World Sickle Cell Day, created by a United Nations resolution, is recognized globally as a day to spread awareness of Sickle Cell Disease (SCD). SCD is the most commonly known genetic disease in the world today. While it is seen most frequently in people originating from Africa, the Mediterranean and parts of India, it affects many other races and ethnicities.
SCD is a group of red blood cell disorders where an abnormal form of hemoglobin is made by the red blood cells. The abnormal hemoglobin causes the red blood cells to become rigid and block blood vessels in the body resulting in pain and damage. The red blood cells are also destroyed quickly leading to anemia.
The symptoms of SCD are not always consistent, and can appear differently in each patient living with the condition. However, experts believe that as many as 25 percent of patients with SCD are living the most severe form of the condition, which can cause episodes of intense pain, acute chest syndrome, and even the potential for a stroke during childhood.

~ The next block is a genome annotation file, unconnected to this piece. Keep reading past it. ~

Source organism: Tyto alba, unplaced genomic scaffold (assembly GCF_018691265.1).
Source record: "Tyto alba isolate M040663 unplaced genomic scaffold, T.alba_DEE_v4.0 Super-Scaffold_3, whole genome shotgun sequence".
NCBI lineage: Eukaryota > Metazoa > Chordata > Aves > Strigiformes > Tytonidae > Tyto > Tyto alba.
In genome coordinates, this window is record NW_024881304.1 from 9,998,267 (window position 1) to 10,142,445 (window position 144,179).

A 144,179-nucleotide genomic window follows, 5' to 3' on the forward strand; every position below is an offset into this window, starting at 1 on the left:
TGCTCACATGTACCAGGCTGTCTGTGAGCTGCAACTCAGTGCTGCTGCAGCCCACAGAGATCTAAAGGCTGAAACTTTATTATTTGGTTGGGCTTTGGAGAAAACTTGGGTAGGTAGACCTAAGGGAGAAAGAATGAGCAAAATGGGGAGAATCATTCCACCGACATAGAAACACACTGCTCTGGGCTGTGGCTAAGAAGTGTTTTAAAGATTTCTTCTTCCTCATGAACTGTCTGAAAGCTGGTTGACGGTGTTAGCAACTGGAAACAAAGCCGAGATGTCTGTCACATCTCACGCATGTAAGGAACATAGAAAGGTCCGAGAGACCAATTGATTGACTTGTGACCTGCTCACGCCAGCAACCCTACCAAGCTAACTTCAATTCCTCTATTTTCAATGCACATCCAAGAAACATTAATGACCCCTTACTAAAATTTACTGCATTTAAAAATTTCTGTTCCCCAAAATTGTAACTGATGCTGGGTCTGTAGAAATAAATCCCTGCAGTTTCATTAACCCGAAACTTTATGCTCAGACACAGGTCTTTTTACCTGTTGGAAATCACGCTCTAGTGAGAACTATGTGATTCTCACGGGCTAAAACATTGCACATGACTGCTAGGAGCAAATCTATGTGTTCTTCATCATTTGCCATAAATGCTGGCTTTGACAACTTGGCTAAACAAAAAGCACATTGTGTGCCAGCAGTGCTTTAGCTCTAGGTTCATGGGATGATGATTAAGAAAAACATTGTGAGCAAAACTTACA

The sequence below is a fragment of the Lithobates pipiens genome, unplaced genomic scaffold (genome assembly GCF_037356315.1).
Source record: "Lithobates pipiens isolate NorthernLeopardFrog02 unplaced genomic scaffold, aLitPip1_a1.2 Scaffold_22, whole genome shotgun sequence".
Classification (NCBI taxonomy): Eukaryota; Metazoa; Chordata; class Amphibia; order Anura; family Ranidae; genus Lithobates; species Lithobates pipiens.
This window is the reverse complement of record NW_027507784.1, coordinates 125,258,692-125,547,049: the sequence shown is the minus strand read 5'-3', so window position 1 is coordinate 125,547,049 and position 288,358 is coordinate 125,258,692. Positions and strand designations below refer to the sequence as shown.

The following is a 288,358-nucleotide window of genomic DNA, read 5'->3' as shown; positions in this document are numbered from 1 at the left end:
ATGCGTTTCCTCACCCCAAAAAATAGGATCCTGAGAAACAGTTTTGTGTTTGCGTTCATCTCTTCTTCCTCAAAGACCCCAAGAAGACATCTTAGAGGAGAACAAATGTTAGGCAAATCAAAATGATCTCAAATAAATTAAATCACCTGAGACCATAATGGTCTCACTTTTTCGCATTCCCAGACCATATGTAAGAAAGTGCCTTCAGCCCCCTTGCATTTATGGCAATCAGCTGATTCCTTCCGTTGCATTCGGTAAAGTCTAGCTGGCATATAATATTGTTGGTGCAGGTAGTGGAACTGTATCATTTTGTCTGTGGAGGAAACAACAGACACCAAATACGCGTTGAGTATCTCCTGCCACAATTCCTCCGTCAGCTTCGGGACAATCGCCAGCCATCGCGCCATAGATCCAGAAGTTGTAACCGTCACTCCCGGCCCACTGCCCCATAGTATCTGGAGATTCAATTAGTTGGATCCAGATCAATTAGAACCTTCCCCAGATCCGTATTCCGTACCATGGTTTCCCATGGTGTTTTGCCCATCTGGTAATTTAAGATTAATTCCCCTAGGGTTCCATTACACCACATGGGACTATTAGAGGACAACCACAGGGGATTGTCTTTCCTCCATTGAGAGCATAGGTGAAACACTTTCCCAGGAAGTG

Approximately 90 percent of children with SCD in the US will survive into adulthood. However, extensive organ failure can significantly shorten a US patient’s lifespan to end in the 40s. SCD specialists say the rate of adult longevity is even less for children in developing countries.
Currently, the only cure for SCD is a bone marrow transplant. Preferably, the donor for the transplant is a matched sibling and bone marrow, mobilized peripheral blood or cord blood can be used for the transplant.
Bone marrow transplants at this time are not routinely performed for SCD because of the risks associated with the transplant procedure and many patients do not have a suitable donor. Researchers, however, continue to investigate new methods to improve bone marrow transplants to increase the donor pool and to improve outcomes.
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